Hip-hop elements and drum breaks also abound across Erotica, thanks in large part to her continued collaboration with André Betts, who co-produced the Public Enemy indebted “Justify My Love” with Lenny Kravitz two years earlier. After finding unprecedented success with long-time collaborators Stephen Bray and Patrick Leonard in the ‘80s, pivoting to partner with Pettibone and Betts proved a shrewd move, ensuring that Madonna’s sound eluded stagnation.
The beat-heavy lead single and album opening title track begins with a needle drop upon a scratchy vinyl surface, signaling the album’s DJ-friendliness and promising something more rugged and raw than the polish of Erotica’s precursors. A spoken word ode to BDSM and the casting aside of sexual insecurities, an empowered Madonna presides over the ceremony through the adopted guise of the dominatrix Dita, declaring “I'll be your mistress tonight / I'd like to put you in a trance," later reassuring her subject that “If you're afraid, well rise above / I only hurt the ones I love.” This duality between pleasure and pain resurfaces two songs later on the sassy sixth and final single “Bye Bye Baby,” but from the perspective of fractured love, as Madonna interrogates her lover, singing “This is not a love song / I'd like to hurt you / What excites you? What turns you on? / What makes you feel good? / Does it make you feel good to see me cry? / I think it does / That's why it's time to say goodbye / Bye bye.”
Interestingly enough, despite the album’s title and the widespread scrutiny and sensationalism it engendered, songs that can be classified as “erotic” in content and tone are actually the exception, not the rule, across Erotica. The cheeky, Betts co-produced “Where Life Begins” certainly fits the title’s billing, with its ever-so-thinly veiled innuendo about cunnilingus, with lines like “Let's put what you've learned to the test / Can you make a fire without using wood / Are you still hungry; aren't you glad we came / I'm glad you brought your raincoat / I think it's beginning to rain.” Well, alrighty then.
Betts’ sonic touch appears on three additional tracks, including “Waiting,” a sequel of sorts to “Justify My Love” in its yearning for unrequited love. Included on the explicit version only, its companion composition “Did You Do It?” lifts the same sonic backdrop—replete with the rumbling, Doors sampled bassline that would be heard a year later on Souls of Mischief’s “That’s When Ya Lost”—and showcases the rhymeplay of Mark Goodman and Dave Murphy. An ode to personal perseverance and survival, the album concludes with the jazz-imbued breakbeat groove of “Secret Garden,” which operates as the thematic segue to “Survival,” the first track on Madonna’s 1994 follow-up album Bedtime Stories.
The album’s supreme standout is the second single “Deeper and Deeper,” a sublime slice of euphoric disco house that still sounds as fresh as ever, two-and-a-half decades later. An invigorating anthem of sexual awakening, the narrative of “Deeper and Deeper” can also be interpreted through the lens of a man acknowledging and revealing his homosexuality, as perhaps best evidenced in the second chorus (“Deeper and deeper and deeper and deeper / Never gonna hide it again / Sweeter and sweeter and sweeter and sweeter / Never gonna have to pretend”) and the song’s fourth and final verse (“This feeling inside / I can't explain / But my love is alive / And I'm never gonna hide it again”).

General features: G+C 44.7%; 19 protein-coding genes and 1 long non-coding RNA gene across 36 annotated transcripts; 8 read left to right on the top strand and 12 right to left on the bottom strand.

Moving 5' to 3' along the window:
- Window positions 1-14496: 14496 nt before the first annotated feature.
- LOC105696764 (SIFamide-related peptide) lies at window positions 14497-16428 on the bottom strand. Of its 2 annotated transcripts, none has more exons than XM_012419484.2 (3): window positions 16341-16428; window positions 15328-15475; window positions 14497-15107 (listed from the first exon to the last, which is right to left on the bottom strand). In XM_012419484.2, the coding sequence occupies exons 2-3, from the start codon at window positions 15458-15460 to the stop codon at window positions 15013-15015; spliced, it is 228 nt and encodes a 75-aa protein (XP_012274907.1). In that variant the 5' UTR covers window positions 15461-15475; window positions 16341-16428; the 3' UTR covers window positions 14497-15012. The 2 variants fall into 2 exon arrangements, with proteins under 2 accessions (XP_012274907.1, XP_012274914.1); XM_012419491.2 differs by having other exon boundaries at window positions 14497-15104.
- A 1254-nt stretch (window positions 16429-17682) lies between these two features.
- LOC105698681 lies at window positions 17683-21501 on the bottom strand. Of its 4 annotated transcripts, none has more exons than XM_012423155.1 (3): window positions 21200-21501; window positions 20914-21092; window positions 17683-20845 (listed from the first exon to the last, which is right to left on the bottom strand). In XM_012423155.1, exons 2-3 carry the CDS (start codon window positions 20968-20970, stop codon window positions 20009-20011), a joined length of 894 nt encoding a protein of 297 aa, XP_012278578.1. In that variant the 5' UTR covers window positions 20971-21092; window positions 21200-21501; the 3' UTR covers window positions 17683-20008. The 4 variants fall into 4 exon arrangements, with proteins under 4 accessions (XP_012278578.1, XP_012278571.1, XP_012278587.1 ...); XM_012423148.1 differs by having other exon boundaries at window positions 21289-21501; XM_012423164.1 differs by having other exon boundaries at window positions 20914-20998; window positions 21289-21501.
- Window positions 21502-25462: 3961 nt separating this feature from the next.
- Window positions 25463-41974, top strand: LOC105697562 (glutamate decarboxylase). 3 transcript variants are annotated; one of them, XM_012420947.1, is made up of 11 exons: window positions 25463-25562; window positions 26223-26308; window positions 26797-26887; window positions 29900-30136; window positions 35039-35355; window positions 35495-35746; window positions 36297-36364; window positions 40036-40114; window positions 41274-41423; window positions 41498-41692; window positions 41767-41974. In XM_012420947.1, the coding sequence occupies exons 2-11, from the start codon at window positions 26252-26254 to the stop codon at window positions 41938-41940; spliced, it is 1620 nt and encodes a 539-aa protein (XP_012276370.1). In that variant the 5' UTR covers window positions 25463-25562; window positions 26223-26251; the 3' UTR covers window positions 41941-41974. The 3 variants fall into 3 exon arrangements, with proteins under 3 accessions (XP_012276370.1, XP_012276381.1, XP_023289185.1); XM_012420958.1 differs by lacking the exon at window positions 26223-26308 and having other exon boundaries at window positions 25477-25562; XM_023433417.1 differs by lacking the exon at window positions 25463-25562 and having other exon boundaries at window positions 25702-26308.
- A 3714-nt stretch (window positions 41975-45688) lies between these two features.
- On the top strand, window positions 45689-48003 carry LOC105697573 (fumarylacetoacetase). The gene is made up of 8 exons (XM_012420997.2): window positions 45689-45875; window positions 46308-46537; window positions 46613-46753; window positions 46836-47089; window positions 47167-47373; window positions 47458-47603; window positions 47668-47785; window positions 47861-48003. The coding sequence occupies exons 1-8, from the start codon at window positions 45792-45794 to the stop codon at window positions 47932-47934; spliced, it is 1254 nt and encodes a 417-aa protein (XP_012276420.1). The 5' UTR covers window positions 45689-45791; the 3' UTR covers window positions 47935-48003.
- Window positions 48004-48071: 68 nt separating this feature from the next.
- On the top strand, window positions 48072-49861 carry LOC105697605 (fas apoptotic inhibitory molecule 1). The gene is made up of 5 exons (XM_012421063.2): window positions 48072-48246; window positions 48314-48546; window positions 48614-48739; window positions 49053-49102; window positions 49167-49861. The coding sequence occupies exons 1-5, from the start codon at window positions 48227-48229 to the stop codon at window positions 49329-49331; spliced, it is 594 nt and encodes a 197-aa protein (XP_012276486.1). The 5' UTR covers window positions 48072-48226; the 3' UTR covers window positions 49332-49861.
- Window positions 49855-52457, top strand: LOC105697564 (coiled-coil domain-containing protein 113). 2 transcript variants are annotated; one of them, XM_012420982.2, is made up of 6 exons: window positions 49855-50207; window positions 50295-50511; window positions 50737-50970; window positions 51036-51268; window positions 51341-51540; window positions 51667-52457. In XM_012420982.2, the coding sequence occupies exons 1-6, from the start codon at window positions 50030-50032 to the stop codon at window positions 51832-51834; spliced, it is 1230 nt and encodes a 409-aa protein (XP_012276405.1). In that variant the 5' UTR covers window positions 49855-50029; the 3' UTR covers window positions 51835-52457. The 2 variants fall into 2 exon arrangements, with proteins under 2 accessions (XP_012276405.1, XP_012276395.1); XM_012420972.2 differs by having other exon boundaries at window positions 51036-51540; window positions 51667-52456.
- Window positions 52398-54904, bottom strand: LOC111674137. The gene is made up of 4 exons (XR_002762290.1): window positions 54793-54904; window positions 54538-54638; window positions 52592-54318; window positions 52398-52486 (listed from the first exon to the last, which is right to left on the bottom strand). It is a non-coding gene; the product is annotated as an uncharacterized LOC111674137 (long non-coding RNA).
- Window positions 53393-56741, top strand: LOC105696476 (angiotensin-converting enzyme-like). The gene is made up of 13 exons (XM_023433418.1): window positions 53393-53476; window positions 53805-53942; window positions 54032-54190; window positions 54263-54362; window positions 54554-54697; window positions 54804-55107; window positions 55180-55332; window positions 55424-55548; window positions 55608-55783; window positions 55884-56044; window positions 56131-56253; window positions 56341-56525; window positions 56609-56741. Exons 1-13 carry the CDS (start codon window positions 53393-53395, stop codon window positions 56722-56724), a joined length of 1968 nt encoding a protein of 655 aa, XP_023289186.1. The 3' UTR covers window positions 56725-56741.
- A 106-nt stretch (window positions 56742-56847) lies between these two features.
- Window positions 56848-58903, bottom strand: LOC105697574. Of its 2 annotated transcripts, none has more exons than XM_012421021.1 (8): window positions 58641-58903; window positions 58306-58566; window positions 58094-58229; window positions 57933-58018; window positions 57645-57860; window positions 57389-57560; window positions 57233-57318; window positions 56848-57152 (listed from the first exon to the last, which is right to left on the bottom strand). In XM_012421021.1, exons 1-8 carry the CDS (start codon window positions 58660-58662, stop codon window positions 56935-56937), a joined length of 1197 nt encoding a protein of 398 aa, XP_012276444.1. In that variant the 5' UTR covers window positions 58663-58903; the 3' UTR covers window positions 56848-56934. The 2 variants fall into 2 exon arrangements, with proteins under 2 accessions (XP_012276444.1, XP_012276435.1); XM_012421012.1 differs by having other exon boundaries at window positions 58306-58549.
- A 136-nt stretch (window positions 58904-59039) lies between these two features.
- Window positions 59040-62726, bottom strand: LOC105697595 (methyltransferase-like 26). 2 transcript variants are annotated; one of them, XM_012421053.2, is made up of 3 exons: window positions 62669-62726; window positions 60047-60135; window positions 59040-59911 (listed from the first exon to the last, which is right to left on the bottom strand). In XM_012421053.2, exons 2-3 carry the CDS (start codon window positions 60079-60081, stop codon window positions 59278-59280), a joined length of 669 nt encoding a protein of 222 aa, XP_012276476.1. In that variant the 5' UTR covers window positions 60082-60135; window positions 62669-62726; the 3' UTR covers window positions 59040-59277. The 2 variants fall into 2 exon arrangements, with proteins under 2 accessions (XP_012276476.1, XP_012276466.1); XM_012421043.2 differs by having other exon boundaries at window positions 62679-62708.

Among the three other singles officially released from Erotica, “Bad Girl” leaves the most enduring impression, and not just because of its memorable, Christopher Walken blessed video. A symphonic, drama-filled ballad about a tormented, self-destructive woman who’s wronged her lover by succumbing to temptation, the beautifully orchestrated “Bad Girl” reinforces Madonna’s penchant for crafting ballads that carry emotional weight without coming across as overwrought, a la her 1986 single “Live to Tell.” While the decidedly house-driven, percussive cover of “Fever,” originally popularized by Little Willie John in 1956 and two years later by Peggy Lee, is serviceable fare, the polished “Rain” is arguably the only banal and skippable offering among the album’s fourteen tracks.
The most painful and poignant moment appears with the somber “In This Life,” Madonna’s homage to two close confidantes who tragically lost their battles with AIDS—Martin Burgoyne, an artist and her first tour manager, and Christopher Flynn, her ballet teacher and mentor. Reminiscing about Flynn during a 2010 discussion with the film director Gus Van Sant for Interview magazine, Madonna reflected, “Growing up in Michigan, I didn’t really know what a gay man was. He was the first man—the first human being—who made me feel good about myself and special. He was the first person who told me that I was beautiful or that I had something to offer the world, and he encouraged me to believe in my dreams, to go to New York. He was such an important person in my life. He died of AIDS, but he went blind toward the end of his life. He was such a lover of art, classical music, literature, opera. You know, I grew up in the Midwest, and it was really because of him that I was exposed to so many of those things. He brought me to my first gay club—it was this club in Detroit. I always felt like I was a freak when I was growing up and that there was something wrong with me because I couldn’t fit in anywhere. But when he took me to that club, he brought me to a place where I finally felt at home.”
Just as refreshing and rewarding musically as it was for its brave social and cultural conscience, Erotica was, is, and will forever be a fearlessly fierce album that only Madonna could make. No one has ever come close to replicating it and no one ever will. In Vanity Fair’s October 1992 issue, Madonna proclaimed, “I’m out to open [people’s] minds and get them to see sexuality in another way. Their own and others.’” More than any other album in her prolific oeuvre, Erotica fulfilled her objective and struck a mighty blow to the plague of cultural and moral myopia, in America and beyond.